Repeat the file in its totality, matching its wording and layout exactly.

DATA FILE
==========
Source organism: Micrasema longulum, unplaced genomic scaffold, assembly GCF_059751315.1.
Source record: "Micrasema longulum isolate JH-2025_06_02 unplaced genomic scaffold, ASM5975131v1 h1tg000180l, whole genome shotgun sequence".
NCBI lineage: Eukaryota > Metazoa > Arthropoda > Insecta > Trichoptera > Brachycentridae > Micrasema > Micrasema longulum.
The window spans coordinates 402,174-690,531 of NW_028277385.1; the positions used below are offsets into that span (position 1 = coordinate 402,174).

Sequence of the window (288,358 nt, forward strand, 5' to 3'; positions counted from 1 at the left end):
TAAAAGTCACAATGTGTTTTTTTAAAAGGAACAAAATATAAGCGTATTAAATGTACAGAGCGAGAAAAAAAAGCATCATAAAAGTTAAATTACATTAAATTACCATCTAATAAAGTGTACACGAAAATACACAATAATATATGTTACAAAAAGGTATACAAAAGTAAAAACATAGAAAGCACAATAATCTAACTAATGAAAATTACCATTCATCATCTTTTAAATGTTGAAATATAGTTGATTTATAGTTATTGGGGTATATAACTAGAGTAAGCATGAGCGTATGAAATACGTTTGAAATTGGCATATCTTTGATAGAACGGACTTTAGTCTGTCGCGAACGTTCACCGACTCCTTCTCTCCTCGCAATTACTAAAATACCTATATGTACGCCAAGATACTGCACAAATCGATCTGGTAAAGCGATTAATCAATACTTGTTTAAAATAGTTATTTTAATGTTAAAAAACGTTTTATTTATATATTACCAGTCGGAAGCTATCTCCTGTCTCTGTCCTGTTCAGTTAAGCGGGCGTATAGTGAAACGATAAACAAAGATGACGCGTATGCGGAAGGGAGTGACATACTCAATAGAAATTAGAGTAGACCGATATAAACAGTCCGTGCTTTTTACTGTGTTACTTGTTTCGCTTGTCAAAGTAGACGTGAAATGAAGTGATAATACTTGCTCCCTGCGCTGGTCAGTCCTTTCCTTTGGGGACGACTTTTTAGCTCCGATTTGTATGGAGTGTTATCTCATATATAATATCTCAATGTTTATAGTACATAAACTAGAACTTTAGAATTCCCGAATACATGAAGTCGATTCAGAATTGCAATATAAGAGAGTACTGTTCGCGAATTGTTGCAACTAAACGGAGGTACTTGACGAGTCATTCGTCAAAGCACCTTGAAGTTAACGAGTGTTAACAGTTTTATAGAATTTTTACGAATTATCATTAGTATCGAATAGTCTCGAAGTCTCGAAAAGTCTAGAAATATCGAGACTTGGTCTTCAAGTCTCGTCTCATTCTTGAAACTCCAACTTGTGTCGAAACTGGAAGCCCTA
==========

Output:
Source organism: Micrasema longulum, unplaced genomic scaffold, assembly GCF_059751315.1.
Source record: "Micrasema longulum isolate JH-2025_06_02 unplaced genomic scaffold, ASM5975131v1 h1tg000180l, whole genome shotgun sequence".
NCBI lineage: Eukaryota > Metazoa > Arthropoda > Insecta > Trichoptera > Brachycentridae > Micrasema > Micrasema longulum.
The window spans coordinates 402,174-690,531 of NW_028277385.1; the positions used below are offsets into that span (position 1 = coordinate 402,174).

Sequence of the window (288,358 nt, forward strand, 5' to 3'; positions counted from 1 at the left end):
TAAAAGTCACAATGTGTTTTTTTAAAAGGAACAAAATATAAGCGTATTAAATGTACAGAGCGAGAAAAAAAAGCATCATAAAAGTTAAATTACATTAAATTACCATCTAATAAAGTGTACACGAAAATACACAATAATATATGTTACAAAAAGGTATACAAAAGTAAAAACATAGAAAGCACAATAATCTAACTAATGAAAATTACCATTCATCATCTTTTAAATGTTGAAATATAGTTGATTTATAGTTATTGGGGTATATAACTAGAGTAAGCATGAGCGTATGAAATACGTTTGAAATTGGCATATCTTTGATAGAACGGACTTTAGTCTGTCGCGAACGTTCACCGACTCCTTCTCTCCTCGCAATTACTAAAATACCTATATGTACGCCAAGATACTGCACAAATCGATCTGGTAAAGCGATTAATCAATACTTGTTTAAAATAGTTATTTTAATGTTAAAAAACGTTTTATTTATATATTACCAGTCGGAAGCTATCTCCTGTCTCTGTCCTGTTCAGTTAAGCGGGCGTATAGTGAAACGATAAACAAAGATGACGCGTATGCGGAAGGGAGTGACATACTCAATAGAAATTAGAGTAGACCGATATAAACAGTCCGTGCTTTTTACTGTGTTACTTGTTTCGCTTGTCAAAGTAGACGTGAAATGAAGTGATAATACTTGCTCCCTGCGCTGGTCAGTCCTTTCCTTTGGGGACGACTTTTTAGCTCCGATTTGTATGGAGTGTTATCTCATATATAATATCTCAATGTTTATAGTACATAAACTAGAACTTTAGAATTCCCGAATACATGAAGTCGATTCAGAATTGCAATATAAGAGAGTACTGTTCGCGAATTGTTGCAACTAAACGGAGGTACTTGACGAGTCATTCGTCAAAGCACCTTGAAGTTAACGAGTGTTAACAGTTTTATAGAATTTTTACGAATTATCATTAGTATCGAATAGTCTCGAAGTCTCGAAAAGTCTAGAAATATCGAGACTTGGTCTTCAAGTCTCGTCTCATTCTTGAAACTCCAACTTGTGTCGAAACTGGAAGCCCTA